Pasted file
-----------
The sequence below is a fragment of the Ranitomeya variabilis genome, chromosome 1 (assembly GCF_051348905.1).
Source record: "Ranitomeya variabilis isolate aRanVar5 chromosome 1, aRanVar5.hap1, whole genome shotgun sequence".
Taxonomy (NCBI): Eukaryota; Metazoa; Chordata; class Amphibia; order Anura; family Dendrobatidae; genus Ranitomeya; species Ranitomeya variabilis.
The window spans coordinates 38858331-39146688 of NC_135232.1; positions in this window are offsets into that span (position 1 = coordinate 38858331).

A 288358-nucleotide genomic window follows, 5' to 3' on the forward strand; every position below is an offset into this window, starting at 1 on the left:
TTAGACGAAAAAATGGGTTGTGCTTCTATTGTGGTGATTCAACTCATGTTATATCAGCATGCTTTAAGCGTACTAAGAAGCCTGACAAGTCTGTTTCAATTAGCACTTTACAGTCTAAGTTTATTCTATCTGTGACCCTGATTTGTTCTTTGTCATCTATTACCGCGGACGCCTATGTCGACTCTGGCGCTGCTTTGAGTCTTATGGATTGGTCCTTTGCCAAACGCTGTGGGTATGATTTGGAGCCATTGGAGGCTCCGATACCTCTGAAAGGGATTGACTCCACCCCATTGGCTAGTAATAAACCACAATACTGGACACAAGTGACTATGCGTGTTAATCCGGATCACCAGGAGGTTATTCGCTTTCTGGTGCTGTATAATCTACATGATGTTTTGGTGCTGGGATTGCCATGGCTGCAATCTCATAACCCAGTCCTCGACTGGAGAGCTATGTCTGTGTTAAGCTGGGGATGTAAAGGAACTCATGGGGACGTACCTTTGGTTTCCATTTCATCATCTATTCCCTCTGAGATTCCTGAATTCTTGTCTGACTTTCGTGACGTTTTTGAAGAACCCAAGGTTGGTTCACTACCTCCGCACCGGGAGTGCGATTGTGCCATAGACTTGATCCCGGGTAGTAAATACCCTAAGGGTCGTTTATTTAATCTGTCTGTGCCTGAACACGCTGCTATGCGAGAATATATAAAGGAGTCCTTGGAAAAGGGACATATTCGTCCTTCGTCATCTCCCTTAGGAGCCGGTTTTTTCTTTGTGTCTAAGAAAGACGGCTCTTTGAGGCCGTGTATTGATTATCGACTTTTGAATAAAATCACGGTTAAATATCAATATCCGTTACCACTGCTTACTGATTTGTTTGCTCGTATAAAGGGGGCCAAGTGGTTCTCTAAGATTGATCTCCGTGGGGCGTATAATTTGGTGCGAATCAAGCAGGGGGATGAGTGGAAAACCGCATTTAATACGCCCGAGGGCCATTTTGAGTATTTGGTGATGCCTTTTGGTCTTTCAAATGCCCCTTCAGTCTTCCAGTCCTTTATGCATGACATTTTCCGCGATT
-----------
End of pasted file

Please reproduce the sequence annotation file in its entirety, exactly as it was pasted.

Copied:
The sequence below is a fragment of the Ranitomeya variabilis genome, chromosome 1 (assembly GCF_051348905.1).
Source record: "Ranitomeya variabilis isolate aRanVar5 chromosome 1, aRanVar5.hap1, whole genome shotgun sequence".
Taxonomy (NCBI): Eukaryota; Metazoa; Chordata; class Amphibia; order Anura; family Dendrobatidae; genus Ranitomeya; species Ranitomeya variabilis.
The window spans coordinates 38858331-39146688 of NC_135232.1; positions in this window are offsets into that span (position 1 = coordinate 38858331).

A 288358-nucleotide genomic window follows, 5' to 3' on the forward strand; every position below is an offset into this window, starting at 1 on the left:
TTAGACGAAAAAATGGGTTGTGCTTCTATTGTGGTGATTCAACTCATGTTATATCAGCATGCTTTAAGCGTACTAAGAAGCCTGACAAGTCTGTTTCAATTAGCACTTTACAGTCTAAGTTTATTCTATCTGTGACCCTGATTTGTTCTTTGTCATCTATTACCGCGGACGCCTATGTCGACTCTGGCGCTGCTTTGAGTCTTATGGATTGGTCCTTTGCCAAACGCTGTGGGTATGATTTGGAGCCATTGGAGGCTCCGATACCTCTGAAAGGGATTGACTCCACCCCATTGGCTAGTAATAAACCACAATACTGGACACAAGTGACTATGCGTGTTAATCCGGATCACCAGGAGGTTATTCGCTTTCTGGTGCTGTATAATCTACATGATGTTTTGGTGCTGGGATTGCCATGGCTGCAATCTCATAACCCAGTCCTCGACTGGAGAGCTATGTCTGTGTTAAGCTGGGGATGTAAAGGAACTCATGGGGACGTACCTTTGGTTTCCATTTCATCATCTATTCCCTCTGAGATTCCTGAATTCTTGTCTGACTTTCGTGACGTTTTTGAAGAACCCAAGGTTGGTTCACTACCTCCGCACCGGGAGTGCGATTGTGCCATAGACTTGATCCCGGGTAGTAAATACCCTAAGGGTCGTTTATTTAATCTGTCTGTGCCTGAACACGCTGCTATGCGAGAATATATAAAGGAGTCCTTGGAAAAGGGACATATTCGTCCTTCGTCATCTCCCTTAGGAGCCGGTTTTTTCTTTGTGTCTAAGAAAGACGGCTCTTTGAGGCCGTGTATTGATTATCGACTTTTGAATAAAATCACGGTTAAATATCAATATCCGTTACCACTGCTTACTGATTTGTTTGCTCGTATAAAGGGGGCCAAGTGGTTCTCTAAGATTGATCTCCGTGGGGCGTATAATTTGGTGCGAATCAAGCAGGGGGATGAGTGGAAAACCGCATTTAATACGCCCGAGGGCCATTTTGAGTATTTGGTGATGCCTTTTGGTCTTTCAAATGCCCCTTCAGTCTTCCAGTCCTTTATGCATGACATTTTCCGCGATT